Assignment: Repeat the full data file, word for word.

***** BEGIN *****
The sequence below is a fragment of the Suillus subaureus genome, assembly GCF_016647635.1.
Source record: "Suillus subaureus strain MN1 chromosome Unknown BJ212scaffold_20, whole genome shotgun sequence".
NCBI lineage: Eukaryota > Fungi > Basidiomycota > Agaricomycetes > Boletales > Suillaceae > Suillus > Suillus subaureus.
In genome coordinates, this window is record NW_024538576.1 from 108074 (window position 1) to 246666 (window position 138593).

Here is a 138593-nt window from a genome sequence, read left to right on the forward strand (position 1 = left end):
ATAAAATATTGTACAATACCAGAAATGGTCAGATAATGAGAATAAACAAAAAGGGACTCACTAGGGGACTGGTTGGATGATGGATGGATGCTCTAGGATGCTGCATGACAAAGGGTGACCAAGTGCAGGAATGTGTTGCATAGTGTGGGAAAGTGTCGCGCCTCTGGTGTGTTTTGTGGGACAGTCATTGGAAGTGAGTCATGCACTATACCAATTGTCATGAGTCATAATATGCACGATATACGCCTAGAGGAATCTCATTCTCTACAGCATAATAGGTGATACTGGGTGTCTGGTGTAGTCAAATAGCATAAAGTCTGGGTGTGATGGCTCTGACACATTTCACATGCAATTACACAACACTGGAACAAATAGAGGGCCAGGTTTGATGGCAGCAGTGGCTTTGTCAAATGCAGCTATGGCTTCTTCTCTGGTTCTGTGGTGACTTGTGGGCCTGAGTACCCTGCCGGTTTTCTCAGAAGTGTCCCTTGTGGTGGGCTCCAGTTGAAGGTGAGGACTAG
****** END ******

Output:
The sequence below is a fragment of the Suillus subaureus genome, assembly GCF_016647635.1.
Source record: "Suillus subaureus strain MN1 chromosome Unknown BJ212scaffold_20, whole genome shotgun sequence".
NCBI lineage: Eukaryota > Fungi > Basidiomycota > Agaricomycetes > Boletales > Suillaceae > Suillus > Suillus subaureus.
In genome coordinates, this window is record NW_024538576.1 from 108074 (window position 1) to 246666 (window position 138593).

Here is a 138593-nt window from a genome sequence, read left to right on the forward strand (position 1 = left end):
ATAAAATATTGTACAATACCAGAAATGGTCAGATAATGAGAATAAACAAAAAGGGACTCACTAGGGGACTGGTTGGATGATGGATGGATGCTCTAGGATGCTGCATGACAAAGGGTGACCAAGTGCAGGAATGTGTTGCATAGTGTGGGAAAGTGTCGCGCCTCTGGTGTGTTTTGTGGGACAGTCATTGGAAGTGAGTCATGCACTATACCAATTGTCATGAGTCATAATATGCACGATATACGCCTAGAGGAATCTCATTCTCTACAGCATAATAGGTGATACTGGGTGTCTGGTGTAGTCAAATAGCATAAAGTCTGGGTGTGATGGCTCTGACACATTTCACATGCAATTACACAACACTGGAACAAATAGAGGGCCAGGTTTGATGGCAGCAGTGGCTTTGTCAAATGCAGCTATGGCTTCTTCTCTGGTTCTGTGGTGACTTGTGGGCCTGAGTACCCTGCCGGTTTTCTCAGAAGTGTCCCTTGTGGTGGGCTCCAGTTGAAGGTGAGGACTAG